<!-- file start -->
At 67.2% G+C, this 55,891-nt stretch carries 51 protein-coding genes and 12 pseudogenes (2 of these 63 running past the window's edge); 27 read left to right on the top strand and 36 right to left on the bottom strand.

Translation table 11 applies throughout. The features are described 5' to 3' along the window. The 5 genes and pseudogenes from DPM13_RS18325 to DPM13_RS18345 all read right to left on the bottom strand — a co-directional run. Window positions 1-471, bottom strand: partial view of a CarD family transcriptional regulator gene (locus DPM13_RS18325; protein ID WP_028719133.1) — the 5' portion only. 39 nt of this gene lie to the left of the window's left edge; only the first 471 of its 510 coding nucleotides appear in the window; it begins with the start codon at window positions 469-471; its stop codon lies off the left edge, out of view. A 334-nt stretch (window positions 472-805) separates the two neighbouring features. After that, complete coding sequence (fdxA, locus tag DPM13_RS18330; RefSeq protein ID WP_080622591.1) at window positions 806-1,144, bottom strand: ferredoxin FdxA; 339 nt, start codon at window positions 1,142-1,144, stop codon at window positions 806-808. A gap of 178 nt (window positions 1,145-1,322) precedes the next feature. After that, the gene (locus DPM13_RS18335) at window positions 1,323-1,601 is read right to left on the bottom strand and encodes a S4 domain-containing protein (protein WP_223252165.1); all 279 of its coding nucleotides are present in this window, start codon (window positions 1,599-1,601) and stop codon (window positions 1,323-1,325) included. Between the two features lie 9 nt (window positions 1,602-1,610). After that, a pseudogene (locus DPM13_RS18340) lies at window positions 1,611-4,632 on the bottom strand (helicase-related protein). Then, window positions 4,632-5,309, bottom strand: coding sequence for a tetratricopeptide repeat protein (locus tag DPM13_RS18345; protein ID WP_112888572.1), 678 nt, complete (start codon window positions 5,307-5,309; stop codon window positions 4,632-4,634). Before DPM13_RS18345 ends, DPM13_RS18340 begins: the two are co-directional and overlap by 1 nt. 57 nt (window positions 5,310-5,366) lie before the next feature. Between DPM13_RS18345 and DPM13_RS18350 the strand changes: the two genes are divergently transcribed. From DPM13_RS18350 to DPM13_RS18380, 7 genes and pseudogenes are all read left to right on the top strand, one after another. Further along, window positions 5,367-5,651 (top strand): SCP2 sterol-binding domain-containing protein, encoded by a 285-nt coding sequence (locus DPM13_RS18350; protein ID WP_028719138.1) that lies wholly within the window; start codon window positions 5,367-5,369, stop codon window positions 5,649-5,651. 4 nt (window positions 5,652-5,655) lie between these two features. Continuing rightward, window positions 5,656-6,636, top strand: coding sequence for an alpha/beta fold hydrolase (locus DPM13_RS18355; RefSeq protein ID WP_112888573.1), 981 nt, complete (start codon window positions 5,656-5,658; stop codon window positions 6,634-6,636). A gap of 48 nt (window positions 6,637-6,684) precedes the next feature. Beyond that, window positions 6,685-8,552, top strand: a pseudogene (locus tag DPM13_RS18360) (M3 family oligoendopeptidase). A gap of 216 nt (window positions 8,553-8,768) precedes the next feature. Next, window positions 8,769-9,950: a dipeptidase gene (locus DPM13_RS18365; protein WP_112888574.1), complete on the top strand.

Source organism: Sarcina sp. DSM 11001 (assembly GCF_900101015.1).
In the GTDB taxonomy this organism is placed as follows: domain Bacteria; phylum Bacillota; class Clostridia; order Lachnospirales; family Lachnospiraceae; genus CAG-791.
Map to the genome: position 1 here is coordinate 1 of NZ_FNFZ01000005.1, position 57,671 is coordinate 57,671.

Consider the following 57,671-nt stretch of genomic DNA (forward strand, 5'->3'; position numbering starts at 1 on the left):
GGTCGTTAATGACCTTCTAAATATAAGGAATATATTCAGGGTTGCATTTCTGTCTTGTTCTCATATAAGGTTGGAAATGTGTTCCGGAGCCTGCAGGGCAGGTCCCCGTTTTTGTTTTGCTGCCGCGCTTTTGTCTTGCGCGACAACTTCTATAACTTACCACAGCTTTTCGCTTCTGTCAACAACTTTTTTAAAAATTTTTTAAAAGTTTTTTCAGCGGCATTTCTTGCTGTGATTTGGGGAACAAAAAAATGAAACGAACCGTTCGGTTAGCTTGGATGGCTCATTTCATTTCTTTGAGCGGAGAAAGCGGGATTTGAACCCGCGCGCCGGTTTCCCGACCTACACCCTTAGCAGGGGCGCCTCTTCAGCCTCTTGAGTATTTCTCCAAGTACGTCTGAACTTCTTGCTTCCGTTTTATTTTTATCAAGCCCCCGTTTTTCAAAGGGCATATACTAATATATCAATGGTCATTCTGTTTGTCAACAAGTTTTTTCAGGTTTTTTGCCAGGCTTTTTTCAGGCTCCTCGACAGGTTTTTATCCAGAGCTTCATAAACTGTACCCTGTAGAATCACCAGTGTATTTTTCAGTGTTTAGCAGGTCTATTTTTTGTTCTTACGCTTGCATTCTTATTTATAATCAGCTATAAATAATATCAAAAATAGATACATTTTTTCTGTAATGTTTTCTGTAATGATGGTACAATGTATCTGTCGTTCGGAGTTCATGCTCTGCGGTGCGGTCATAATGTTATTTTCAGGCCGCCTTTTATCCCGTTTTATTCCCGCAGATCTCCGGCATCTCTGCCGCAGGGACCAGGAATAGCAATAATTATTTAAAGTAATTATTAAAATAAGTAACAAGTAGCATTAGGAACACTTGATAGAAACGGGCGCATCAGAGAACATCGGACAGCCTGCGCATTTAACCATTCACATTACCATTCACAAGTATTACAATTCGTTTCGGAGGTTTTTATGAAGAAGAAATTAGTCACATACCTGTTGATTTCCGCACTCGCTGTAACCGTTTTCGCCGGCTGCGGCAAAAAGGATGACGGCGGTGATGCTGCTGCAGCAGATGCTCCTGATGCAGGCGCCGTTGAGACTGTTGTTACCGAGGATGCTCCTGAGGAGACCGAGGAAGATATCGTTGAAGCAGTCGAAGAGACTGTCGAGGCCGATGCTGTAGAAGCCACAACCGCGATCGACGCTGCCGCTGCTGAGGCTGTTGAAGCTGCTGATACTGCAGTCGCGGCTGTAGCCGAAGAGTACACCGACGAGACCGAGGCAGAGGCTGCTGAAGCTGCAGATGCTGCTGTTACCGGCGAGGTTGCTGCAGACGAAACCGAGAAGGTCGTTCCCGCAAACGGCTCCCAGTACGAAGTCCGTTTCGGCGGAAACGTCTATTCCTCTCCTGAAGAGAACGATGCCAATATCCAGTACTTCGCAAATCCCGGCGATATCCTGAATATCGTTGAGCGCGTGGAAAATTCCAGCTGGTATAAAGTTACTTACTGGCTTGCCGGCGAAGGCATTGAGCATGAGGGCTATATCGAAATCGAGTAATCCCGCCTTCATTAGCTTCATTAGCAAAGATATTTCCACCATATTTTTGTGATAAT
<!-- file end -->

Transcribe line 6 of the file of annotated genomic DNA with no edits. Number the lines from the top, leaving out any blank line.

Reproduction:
Consider the following 57,671-nt stretch of genomic DNA (forward strand, 5'->3'; position numbering starts at 1 on the left):